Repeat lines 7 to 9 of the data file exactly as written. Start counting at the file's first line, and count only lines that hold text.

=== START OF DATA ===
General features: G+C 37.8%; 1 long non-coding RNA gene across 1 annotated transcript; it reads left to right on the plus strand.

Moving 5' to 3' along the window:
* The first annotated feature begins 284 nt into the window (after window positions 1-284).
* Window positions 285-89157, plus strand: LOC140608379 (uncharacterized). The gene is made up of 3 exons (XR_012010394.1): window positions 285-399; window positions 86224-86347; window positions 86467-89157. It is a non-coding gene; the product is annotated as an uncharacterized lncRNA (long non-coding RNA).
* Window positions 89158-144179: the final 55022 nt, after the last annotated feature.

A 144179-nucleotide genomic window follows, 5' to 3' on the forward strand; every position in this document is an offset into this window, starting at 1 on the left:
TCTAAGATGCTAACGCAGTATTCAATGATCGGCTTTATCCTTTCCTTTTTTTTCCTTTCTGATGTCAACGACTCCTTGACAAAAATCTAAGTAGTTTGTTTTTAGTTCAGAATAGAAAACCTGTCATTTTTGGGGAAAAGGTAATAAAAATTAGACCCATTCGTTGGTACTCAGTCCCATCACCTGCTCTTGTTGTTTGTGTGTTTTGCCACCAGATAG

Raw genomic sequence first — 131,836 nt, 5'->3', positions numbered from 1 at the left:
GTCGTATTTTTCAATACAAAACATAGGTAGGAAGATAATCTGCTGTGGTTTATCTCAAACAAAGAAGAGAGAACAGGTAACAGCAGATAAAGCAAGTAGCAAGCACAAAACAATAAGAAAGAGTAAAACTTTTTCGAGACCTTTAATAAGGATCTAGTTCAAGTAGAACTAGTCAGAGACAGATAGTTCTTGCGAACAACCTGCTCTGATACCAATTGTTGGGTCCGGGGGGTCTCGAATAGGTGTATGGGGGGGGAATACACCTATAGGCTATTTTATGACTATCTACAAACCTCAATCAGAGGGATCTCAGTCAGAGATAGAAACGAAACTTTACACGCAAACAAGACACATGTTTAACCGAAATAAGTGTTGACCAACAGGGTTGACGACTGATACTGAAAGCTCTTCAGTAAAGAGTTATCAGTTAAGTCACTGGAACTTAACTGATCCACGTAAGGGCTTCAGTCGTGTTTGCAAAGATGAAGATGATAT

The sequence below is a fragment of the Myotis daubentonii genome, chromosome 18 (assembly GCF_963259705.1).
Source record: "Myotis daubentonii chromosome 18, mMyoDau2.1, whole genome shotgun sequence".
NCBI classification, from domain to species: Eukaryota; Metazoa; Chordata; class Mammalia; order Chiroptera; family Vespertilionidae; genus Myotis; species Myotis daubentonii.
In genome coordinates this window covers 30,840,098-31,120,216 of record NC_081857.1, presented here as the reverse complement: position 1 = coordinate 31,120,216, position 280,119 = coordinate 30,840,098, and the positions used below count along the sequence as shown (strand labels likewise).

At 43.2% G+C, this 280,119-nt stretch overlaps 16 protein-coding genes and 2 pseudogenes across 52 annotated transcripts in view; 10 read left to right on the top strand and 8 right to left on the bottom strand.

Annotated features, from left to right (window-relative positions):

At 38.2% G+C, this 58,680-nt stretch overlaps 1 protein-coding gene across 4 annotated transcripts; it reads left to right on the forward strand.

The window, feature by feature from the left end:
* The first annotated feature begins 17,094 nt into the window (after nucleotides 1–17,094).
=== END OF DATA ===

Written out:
TCTAAGATGCTAACGCAGTATTCAATGATCGGCTTTATCCTTTCCTTTTTTTTCCTTTCTGATGTCAACGACTCCTTGACAAAAATCTAAGTAGTTTGTTTTTAGTTCAGAATAGAAAACCTGTCATTTTTGGGGAAAAGGTAATAAAAATTAGACCCATTCGTTGGTACTCAGTCCCATCACCTGCTCTTGTTGTTTGTGTGTTTTGCCACCAGATAG

Raw genomic sequence first — 131,836 nt, 5'->3', positions numbered from 1 at the left:
GTCGTATTTTTCAATACAAAACATAGGTAGGAAGATAATCTGCTGTGGTTTATCTCAAACAAAGAAGAGAGAACAGGTAACAGCAGATAAAGCAAGTAGCAAGCACAAAACAATAAGAAAGAGTAAAACTTTTTCGAGACCTTTAATAAGGATCTAGTTCAAGTAGAACTAGTCAGAGACAGATAGTTCTTGCGAACAACCTGCTCTGATACCAATTGTTGGGTCCGGGGGGTCTCGAATAGGTGTATGGGGGGGGAATACACCTATAGGCTATTTTATGACTATCTACAAACCTCAATCAGAGGGATCTCAGTCAGAGATAGAAACGAAACTTTACACGCAAACAAGACACATGTTTAACCGAAATAAGTGTTGACCAACAGGGTTGACGACTGATACTGAAAGCTCTTCAGTAAAGAGTTATCAGTTAAGTCACTGGAACTTAACTGATCCACGTAAGGGCTTCAGTCGTGTTTGCAAAGATGAAGATGATAT